# Conservative fields

Determine whether the vector field is conservative. F(x,y)=(e^x sin(y) + tan(y)i + (e^x cos(y) + sec^2(y)j.
f(x1,y1) = [inte]A to B (F * T) ds = [inte]A to B(e^x sin(y) + tan(y)dx + (e^x cos(y) + sec^2(y)dy = [inte]1 to 0 (e^x sin(y) + tan(y)dx + (e^x cos(y) + sec^2(y)dy

I am lost from here can anyone help me solve from here plz?
Dx

## Answers and Replies

Homework Helper
You are given that F=(e^x sin(y) + tan(y))i + (e^x cos(y) + sec^2(y))j.

The rest of the formula you gave is not necessary. F is the vector field. saying that it is "conservative" (that's really a physics term- the mathematics term is "exact") means that it is the gradient of some scalar function. In other words, is there a function f(x,y) such that F= grad(f)= (df/dx)i+ (df/dy)j.

If df/dx= e^x sin(y)+ tan(y) then

df/dxdy= e^x cos(y)+ sec^2(y)

If df/dy= e^x cos(y)+ sec^2(y)

df/dydx= e^x cos(y). Notice that df/dxdy is not the same as df/dy/dx: but mixed derivatives have to be equal! F is not the gradient of any function, this vector field is not conservative (exact).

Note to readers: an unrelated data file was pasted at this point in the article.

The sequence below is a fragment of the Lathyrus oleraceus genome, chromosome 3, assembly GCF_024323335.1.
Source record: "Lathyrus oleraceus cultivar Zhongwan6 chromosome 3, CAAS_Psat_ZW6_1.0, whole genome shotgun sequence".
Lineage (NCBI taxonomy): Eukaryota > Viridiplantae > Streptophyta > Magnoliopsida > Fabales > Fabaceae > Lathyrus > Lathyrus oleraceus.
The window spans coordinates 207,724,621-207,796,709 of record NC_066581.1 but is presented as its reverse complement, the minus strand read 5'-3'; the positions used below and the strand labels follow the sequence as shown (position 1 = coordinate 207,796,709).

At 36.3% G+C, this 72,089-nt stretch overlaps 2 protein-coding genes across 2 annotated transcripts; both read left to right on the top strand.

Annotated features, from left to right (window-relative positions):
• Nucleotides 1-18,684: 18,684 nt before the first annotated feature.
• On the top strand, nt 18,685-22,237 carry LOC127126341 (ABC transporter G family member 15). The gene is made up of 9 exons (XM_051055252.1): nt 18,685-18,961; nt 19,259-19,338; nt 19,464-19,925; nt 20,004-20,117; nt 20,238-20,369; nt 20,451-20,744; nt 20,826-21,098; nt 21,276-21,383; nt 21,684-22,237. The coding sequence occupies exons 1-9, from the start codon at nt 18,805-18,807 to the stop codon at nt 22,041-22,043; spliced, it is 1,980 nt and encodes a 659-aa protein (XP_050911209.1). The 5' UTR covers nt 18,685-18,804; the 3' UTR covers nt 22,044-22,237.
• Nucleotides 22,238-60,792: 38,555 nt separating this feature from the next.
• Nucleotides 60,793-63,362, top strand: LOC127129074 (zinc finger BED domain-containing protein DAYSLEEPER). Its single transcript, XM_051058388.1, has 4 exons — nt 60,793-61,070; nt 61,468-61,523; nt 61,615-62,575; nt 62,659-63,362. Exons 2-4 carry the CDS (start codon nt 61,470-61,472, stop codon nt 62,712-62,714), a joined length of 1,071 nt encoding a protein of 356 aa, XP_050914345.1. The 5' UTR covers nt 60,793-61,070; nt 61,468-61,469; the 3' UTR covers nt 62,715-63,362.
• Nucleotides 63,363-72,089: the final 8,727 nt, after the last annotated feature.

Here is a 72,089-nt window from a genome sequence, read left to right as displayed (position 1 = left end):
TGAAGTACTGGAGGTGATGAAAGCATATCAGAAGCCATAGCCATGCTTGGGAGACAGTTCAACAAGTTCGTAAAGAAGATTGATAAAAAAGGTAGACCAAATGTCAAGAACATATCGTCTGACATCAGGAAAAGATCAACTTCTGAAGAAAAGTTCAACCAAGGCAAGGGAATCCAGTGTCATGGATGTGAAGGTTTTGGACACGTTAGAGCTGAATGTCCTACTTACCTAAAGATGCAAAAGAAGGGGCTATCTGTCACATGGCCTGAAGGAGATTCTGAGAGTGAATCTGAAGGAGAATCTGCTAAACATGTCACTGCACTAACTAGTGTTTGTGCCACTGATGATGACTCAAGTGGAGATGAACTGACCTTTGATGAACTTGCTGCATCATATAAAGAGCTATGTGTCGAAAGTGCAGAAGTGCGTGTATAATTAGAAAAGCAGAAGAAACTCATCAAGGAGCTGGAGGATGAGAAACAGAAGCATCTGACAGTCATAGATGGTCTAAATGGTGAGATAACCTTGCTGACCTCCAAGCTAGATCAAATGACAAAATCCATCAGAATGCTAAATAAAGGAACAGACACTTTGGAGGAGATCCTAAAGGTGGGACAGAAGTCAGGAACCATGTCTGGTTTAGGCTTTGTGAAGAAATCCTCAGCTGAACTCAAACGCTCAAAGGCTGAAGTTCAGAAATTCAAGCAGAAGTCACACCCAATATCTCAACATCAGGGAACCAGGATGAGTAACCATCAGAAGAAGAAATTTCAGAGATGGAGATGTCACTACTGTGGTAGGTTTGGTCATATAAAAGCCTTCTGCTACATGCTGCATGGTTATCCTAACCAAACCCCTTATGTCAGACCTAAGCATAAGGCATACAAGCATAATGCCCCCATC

By the way, if it were F= (e^x sin(y) + tan(y))i + (e^x cos(y) + xsec^2(y))j then it would be conservative. Do you see the difference?

Antiproton
Or even more directly, if you take the curl of the vector field (something we physicsts do all the time), you'll find conservative field curls are equal to 0. Of course, the curl is little computationally intensive, but the answer is unmistakeable and there is a great deal of satisfaction when you get through the thing